Why you should be excited
Kingston Black is a reknowned English cider apple that’s one of few that excel in single varietal cider.
The story of Kingston Black
Most quality cider – the serious stuff, not the sickly sweet artificially-flavoured plonk most North Americans know as cider – is made from a blend of apple varieties. Striking just the right balance of sweet and sharp, bitter and not, a crafty cider-maker can do exciting things when equipped with a range of traditional cider varieties.
Or, they can use one great ‘vintage’ variety that achieves this balance in a single apple. Kingston Black is one of those special varieties.
The apple is small and the tree can be a pain to grow – especially organically – due to its susceptibility to canker, scab and other maladies. But the apple and the cider it makes are worth the trouble.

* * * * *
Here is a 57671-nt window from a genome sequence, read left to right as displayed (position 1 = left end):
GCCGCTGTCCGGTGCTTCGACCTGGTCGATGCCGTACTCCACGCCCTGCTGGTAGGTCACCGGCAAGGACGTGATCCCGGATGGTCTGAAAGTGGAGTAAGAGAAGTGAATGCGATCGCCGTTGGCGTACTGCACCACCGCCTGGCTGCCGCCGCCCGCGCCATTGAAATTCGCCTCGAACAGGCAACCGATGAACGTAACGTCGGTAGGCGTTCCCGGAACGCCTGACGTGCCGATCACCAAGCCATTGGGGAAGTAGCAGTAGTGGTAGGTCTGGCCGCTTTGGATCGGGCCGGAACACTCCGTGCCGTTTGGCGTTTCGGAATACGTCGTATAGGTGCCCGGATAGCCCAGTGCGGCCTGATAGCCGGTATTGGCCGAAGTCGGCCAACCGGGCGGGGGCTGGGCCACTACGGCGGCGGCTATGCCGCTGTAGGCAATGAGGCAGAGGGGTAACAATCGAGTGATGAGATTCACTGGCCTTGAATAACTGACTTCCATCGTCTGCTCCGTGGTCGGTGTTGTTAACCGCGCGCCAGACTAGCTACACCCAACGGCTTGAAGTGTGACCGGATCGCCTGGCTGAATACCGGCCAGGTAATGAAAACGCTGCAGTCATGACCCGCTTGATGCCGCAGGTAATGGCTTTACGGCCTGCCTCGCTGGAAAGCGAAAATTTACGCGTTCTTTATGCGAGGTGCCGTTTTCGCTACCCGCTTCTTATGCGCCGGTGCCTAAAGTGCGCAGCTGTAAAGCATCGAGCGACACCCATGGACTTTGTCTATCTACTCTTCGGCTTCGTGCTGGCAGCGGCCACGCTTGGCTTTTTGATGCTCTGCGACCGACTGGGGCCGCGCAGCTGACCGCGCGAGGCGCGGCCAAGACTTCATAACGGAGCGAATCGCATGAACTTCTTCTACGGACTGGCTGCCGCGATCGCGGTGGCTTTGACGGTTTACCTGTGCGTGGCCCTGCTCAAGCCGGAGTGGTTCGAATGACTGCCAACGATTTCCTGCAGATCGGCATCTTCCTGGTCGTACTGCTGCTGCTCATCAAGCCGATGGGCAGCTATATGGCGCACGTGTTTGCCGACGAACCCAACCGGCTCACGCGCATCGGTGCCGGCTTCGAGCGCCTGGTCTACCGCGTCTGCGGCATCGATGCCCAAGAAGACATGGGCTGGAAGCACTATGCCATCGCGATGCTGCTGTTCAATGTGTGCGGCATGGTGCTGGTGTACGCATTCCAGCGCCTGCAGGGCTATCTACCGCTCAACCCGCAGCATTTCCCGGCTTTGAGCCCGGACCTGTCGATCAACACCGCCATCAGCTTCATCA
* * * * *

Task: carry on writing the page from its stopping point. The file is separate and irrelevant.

Kingston Black Facts
Discovered in Kingston, Somerset, England, mid to late 19th century.
Flavour, aroma, texture
A bittersharp cider apple highly respected for its ability to produce an excellent cider on its own (known as a 'vintage' variety).
A small, dark maroon-flushed apple. Colouring can be deep enough to fully justify the second half of its name.
When they’re available
Very late season (usually in early November).
Quality for fresh eating
Unless you're looking for a good puckering, you'll leave it for cider.
Quality for cooking
Not used for culinary purposes.
Quality for cider
Some will say Kingston Black is the best apple there is for cider, due to its near-perfect balance of sugar, acid and tannins.
No point in trying to keep it. Just get that cider fermenting!